Coote, Nina Edith (1883–1945), croquet champion, was born 23 September 1883 in Tunbridge Wells, Kent, England, only child of Orlando Robert Coote (1855–1927), land agent, and his wife Edith Mary (née Hume) (1858/9–1920). Her father was the third son of Rev. Sir Algernon Coote (1817–99), 11th baronet, clergyman and landowner, of Ballyfin, Queen’s Co. (Laois), and Tunbridge Wells. Orlando Coote, probably educated in England, was an avid sportsman and sports administrator, typical of the landed gentry who were prominent in the development of organised sport in Ireland and Britain in the latter nineteenth century. He was the principal founder and first captain (1887), and subsequently president, of Athlone Association Football Club (forerunner of League of Ireland club Athlone Town); earlier in the 1880s he had founded a soccer club in Castlerea, Co. Roscommon. A founding officer (1896) of Athlone Garden Vale Hockey Club, he was involved in hockey administration in Connaught and Ireland, and was associated with tennis, rowing, yachting, cycling and coursing. By 1901 the family, who were adherents of the Church of Ireland, were residing at Bunnavally, Co. Westmeath, near Athlone.
Regarded by contemporaries as a beautiful young woman, Nina Coote began playing croquet at an early age and discovered a natural affinity for the sport. A member of Garden Vale Tennis and Croquet Club in Athlone, she won the South of Ireland croquet championship in both 1901 and 1902. After losing in the semi‑final of the 1903 croquet championship of Ireland to the eventual winner, her Garden Vale clubmate Mrs Edith Preston, Coote contested the 1903 English ladies’ open championship in Wimbledon, which she won in a remarkable upset, defeating Preston in the final. Members of Garden Vale thus held concurrently both the Irish and English championships. In 1905 Coote again won the English ladies’ open championship, and also won the mixed doubles, partnering Cyril Corbally, one of the ‘Irish terrors’ who had made a huge impression on the sport. The same year she won the Irish gold medals for croquet and the English Croquet Association's gold caskets, the prestigious mixed doubles championship. On two occasions in 1904 she defeated in competition Lily Gower, considered the greatest croquet player (man or woman) of the time. In 1905 she tied with Gower in seventh place in the champions’ cup (latterly the president's cup), which was open to men and women, and came ninth the following two years. In 1908 she repeated Gower's earlier success in winning the English Croquet Association's men's gold medal, and after this triumph the rules were changed to prevent women entering the competition. The ladies’ champion cup began in 1911, and in the inaugural year Gower (now married to R. C. J. Beaton) triumphed, with Coote third.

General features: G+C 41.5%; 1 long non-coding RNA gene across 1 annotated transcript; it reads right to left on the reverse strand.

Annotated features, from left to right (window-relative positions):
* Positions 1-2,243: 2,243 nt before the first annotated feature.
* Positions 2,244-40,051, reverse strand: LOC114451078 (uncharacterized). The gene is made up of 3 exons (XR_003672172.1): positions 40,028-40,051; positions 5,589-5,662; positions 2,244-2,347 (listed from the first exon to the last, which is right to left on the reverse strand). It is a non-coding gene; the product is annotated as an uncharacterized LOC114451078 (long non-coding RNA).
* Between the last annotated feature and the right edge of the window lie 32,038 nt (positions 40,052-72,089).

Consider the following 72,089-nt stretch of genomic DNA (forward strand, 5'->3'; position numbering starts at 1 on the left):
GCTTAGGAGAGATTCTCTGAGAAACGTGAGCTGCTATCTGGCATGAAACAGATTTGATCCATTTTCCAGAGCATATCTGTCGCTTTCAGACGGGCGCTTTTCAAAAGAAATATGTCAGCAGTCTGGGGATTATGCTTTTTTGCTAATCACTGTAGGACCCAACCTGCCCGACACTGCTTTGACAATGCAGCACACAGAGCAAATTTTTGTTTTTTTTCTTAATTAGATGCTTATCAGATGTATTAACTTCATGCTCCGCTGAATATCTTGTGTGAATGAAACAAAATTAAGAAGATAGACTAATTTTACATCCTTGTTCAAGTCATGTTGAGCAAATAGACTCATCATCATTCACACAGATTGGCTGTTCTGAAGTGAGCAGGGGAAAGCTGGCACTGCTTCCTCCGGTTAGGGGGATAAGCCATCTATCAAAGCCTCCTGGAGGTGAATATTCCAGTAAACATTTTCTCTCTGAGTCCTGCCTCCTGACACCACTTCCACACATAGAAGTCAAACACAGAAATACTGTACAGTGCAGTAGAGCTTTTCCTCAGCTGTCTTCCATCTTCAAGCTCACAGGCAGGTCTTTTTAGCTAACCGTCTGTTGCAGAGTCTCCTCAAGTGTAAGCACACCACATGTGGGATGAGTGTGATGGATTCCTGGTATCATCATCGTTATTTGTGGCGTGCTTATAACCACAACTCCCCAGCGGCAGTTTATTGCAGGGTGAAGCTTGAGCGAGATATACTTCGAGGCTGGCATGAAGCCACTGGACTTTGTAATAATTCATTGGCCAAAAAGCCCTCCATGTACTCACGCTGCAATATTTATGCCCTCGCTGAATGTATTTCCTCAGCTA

Coote's playing relied on dash and style, rather than accuracy. She played a fast-paced game, completing her games in record times, with a golf-style side-swing. Her form, although occasionally brilliant, was erratic, allowing the more consistent, if less elegant, Gower to dominate the competitions. Off court Coote had a lively personality, with a sharp tongue, and spared no one with her caustic barbs and comments.
After the first world war her playing ability faded and she retired from active participation, becoming a successful manager of croquet teams. Her dominant personality was again to the fore, and she managed with a firm and dictatorial style. In 1936, after a failed love affair, she became gradually withdrawn and reclusive. She turned to spiritualism and became convinced she would die in her sixty-first year. Increasingly eccentric, she helped make the prophecy come true by deliberately delaying a minor operation that would not otherwise have been dangerous. She died 6 January 1945 in Roehampton, Greater London, from complications resulting from the operation.